when ty.name = 'money' then 'Decimal' 
                                                               when ty.name = 'numeric' then 'Decimal' 
                                                               when ty.name = 'float' then 'Decimal'
                                                               when ty.name = 'date' then 'DateTime'
                                                               when ty.name = 'bit' then 'Boolean'
                                                               else ty.name 
                                                          end DataTableType
    FROM sys.tables t
	    INNER JOIN sys.columns c ON c.object_id = t.object_id
	    INNER JOIN sys.types ty ON ty.system_type_id = c.system_type_id AND ty.user_type_id = c.user_type_id
		left JOIN sys.identity_columns ic ON c.object_id = ic.object_id AND c.column_id = ic.column_id
    WHERE t.name = '$TableName' AND t.schema_id =SCHEMA_ID('$SchemaName') "

    if ($Credential -eq $null)
    {
	    $columns = invoke-sqlcmd -ServerInstance $ServerInstance -Database $Database -Query $Query
    }
    else
    {
        $columns = invoke-sqlcmd -ServerInstance $ServerInstance -Database $Database -Query $Query -Username $Credential.UserName -Password $Credential.GetNetworkCredential().Password
    }

    return , $columns
}


Out-DataTableWithDataTypes has been derived from code by Chad Miller and taken over by Rambling Cookie Monster (GitHub repository link). The original code attempted to determine the data type of incoming object. However, the data is loaded into the object as strings, so that’s the only data type that can be determined. This adaptation adds a second input parameter, $Columns. The best way to define this parameter is with the function above, Get-SQLColumnsForDataTable.

function Out-DataTableWithDataTypes
{ 
    [CmdletBinding()] 
    param([Parameter(Position=0, Mandatory=$true, ValueFromPipeline = $true)] [PSObject[]]$InputObject,
          [Parameter(Position=1, Mandatory=$true)] [PSObject[]]$Columns)
 
    Begin 
    { 
        
        $dt = new-object Data.datatable 
        if ($columns.Count -gt 0)
        {
            foreach($column in $Columns)
            {
                [void]$dt.Columns.Add($column.ColumnName, $column.DataTableType)
            }
        }
    } 
    Process 
    { 
        foreach ($object in $InputObject) 
        { 
            $DR = $DT.NewRow()   
            foreach($property in $object.PsObject.get_properties()) 
            {     
                if ($DT.Columns.Contains($property.Name))
                {
                    if ($property.value -eq $null -or $property.Value -eq "" -or $property.Value -eq "NULL")
                    {
                        $DR.Item($property.Name) = [System.DBNull]::Value
                    }
                    else 
                    {
                        $DR.Item($property.Name) = $property.value
                    }
                } 
            }   
            $DT.Rows.Add($DR)  
             
        } 
    }  
      
    End 
    { 
        Write-Output @(,($dt)) 
    } 
 
}

With these 2 functions, the basic functionality is there to load data into a SQL Server database table with the proper data types. As with any data loading process, if the data types do not match, Out-DataTableWithDataTypes will fail on the load.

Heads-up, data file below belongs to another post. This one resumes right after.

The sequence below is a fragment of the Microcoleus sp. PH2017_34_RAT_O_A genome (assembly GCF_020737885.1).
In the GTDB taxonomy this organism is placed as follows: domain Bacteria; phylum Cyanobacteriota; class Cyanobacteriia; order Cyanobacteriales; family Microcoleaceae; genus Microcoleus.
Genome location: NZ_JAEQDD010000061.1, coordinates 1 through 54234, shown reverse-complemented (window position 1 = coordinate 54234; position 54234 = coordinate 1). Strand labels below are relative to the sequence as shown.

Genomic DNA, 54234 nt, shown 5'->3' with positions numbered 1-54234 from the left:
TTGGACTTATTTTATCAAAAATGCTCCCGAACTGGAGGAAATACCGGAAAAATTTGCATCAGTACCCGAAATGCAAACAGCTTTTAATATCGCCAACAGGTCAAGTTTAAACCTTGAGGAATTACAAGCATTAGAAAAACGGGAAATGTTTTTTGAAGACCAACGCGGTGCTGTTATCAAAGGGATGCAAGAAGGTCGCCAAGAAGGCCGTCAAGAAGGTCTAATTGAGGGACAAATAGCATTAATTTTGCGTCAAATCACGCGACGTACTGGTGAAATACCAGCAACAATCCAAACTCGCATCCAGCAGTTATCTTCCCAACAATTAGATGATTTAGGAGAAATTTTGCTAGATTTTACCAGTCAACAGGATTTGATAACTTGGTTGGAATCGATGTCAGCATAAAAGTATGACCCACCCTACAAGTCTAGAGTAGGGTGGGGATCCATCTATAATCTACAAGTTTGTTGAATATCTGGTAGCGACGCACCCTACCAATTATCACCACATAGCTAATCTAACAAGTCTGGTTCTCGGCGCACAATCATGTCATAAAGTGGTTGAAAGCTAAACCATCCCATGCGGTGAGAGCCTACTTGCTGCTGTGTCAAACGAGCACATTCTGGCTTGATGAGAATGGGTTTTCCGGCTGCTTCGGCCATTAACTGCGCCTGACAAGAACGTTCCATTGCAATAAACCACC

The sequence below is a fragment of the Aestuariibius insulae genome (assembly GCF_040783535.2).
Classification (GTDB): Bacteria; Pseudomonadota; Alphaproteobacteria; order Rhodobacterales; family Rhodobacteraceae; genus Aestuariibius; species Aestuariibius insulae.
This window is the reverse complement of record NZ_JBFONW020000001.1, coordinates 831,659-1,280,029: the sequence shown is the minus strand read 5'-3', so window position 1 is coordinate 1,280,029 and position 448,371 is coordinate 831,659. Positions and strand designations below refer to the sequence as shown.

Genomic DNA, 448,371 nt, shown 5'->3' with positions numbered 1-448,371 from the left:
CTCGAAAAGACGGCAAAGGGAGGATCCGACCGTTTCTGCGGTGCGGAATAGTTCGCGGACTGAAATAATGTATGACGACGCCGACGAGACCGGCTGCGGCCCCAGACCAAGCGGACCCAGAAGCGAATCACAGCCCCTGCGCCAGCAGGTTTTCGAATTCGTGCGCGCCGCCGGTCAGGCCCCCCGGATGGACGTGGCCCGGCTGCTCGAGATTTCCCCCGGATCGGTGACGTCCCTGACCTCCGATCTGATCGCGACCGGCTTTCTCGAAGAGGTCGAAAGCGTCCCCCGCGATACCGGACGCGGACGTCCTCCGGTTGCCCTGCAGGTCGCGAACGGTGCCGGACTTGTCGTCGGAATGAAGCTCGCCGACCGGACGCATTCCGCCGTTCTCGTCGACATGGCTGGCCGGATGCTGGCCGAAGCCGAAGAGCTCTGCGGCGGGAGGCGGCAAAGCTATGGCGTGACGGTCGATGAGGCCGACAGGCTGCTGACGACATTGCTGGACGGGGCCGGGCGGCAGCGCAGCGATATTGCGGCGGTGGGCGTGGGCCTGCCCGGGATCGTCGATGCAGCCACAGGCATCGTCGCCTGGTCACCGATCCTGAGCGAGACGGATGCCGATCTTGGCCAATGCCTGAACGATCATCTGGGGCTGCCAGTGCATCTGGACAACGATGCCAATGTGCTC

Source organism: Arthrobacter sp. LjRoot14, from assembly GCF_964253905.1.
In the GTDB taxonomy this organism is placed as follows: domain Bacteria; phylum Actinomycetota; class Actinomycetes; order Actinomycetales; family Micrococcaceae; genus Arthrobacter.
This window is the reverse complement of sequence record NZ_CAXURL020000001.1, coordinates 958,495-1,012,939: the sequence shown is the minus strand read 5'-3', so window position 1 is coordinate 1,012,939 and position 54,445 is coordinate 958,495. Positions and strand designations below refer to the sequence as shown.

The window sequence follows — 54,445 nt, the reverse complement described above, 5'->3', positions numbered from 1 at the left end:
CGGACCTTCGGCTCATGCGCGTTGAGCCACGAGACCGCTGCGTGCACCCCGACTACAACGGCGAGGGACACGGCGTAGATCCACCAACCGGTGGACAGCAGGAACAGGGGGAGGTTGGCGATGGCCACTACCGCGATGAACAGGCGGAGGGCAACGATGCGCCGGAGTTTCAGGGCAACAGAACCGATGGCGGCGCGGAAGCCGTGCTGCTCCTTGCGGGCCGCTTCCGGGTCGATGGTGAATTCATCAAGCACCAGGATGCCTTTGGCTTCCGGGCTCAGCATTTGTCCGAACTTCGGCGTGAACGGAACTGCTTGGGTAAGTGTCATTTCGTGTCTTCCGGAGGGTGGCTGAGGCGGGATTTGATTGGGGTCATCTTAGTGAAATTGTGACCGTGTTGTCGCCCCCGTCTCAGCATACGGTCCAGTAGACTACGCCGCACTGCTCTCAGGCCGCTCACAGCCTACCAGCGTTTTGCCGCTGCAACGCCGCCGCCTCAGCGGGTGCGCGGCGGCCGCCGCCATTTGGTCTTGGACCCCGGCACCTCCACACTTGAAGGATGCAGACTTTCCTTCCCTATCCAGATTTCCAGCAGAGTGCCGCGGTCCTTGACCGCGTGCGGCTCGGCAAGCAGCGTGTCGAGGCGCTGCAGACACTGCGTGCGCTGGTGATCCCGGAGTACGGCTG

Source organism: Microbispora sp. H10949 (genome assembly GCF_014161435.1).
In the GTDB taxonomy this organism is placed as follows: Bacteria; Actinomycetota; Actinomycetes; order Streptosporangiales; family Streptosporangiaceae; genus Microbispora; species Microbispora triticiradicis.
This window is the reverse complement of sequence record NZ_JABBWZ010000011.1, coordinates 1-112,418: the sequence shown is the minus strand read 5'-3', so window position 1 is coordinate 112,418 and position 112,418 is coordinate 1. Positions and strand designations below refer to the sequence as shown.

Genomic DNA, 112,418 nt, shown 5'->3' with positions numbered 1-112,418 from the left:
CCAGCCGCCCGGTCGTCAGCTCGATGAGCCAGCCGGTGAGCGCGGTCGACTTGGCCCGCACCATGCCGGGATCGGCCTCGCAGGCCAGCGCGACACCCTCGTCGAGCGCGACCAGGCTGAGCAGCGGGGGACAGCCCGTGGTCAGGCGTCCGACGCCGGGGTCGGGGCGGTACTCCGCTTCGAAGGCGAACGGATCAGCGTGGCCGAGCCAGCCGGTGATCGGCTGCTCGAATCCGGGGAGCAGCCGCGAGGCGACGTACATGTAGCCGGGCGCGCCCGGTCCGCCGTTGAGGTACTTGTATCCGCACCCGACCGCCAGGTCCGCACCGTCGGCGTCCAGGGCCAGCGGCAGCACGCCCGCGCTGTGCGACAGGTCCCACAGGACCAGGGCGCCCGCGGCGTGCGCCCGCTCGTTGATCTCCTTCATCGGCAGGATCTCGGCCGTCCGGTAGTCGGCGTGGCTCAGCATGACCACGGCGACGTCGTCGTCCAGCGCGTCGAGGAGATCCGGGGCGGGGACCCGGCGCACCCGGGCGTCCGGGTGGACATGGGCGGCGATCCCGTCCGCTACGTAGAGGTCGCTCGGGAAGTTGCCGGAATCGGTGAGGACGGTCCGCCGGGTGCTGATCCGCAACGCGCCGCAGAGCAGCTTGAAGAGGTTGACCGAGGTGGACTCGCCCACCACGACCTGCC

As with most every blog on the Internet, this code has been working for me and the needs I have for it. I fully recognize this does not meet every scenario. Your use of this code is welcome, but there are no guarantees with this code.

Working with Data in .Net

As a PowerShell developer (yes, I consider PowerShell coding development, when it’s for pre-ETL processing), there are a handful of very useful namespaces .Net.

System.Data – “basic” data containers are classes in this namespace, include DataTable and DataSet. These are generic types, regardless of source or destination database or data source.

System.XML – If you’re ingesting XML data, there are several classes here you’ll use. It’s likely you’ll use XmlReader to stream data or XmlDocument to load a document into memory to read or manipulate.

Microsoft.Data.SqlClient – Updated version to System.Data.SqlClient, used to access SQL Server, including Azure SQL Databases and Azure SQL Managed Instances. SqlConnection, SqlCommand and SqlBulkCopy are a data developer’s best friends.

OfficeOpenXML.Core.ExcelPackage – Working with XLSX files requires an assembly found in the PowerShell Gallery, among other places. Classes in this assembly allow developers to read, update and write Excel data.

This is a placeholder and this post will be updated at a later date…

A Comeback in 2022

I’m lazy and a bit selfish.

What a way to start off a post, eh!?

I was getting some content out in 2019 and 2020, as well as starting to hit a stride with presentations at SQL Saturdays. Then a new bug came and rocked everyone, COVID-19. SQL Saturdays disappeared, as well as gatherings in general, for the next 12 – 15 months. By not having that motivator of speaking to people about SQL Server and supporting technologies, my blogging has been on hiatus. When blogging on a topic, I try my best to get the details right, so I can hopefully help those who come across the post. As a result, I tend to spend 6 – 8+ hours crafting a single post (some of that may be a little anxiety and over-analyzing). If I perceive there may be a likelihood of views dropping, because I’m not introducing myself to people, my lazy side comes out very quickly and says, “Why bother? Let’s go watch some TV or take a nap.”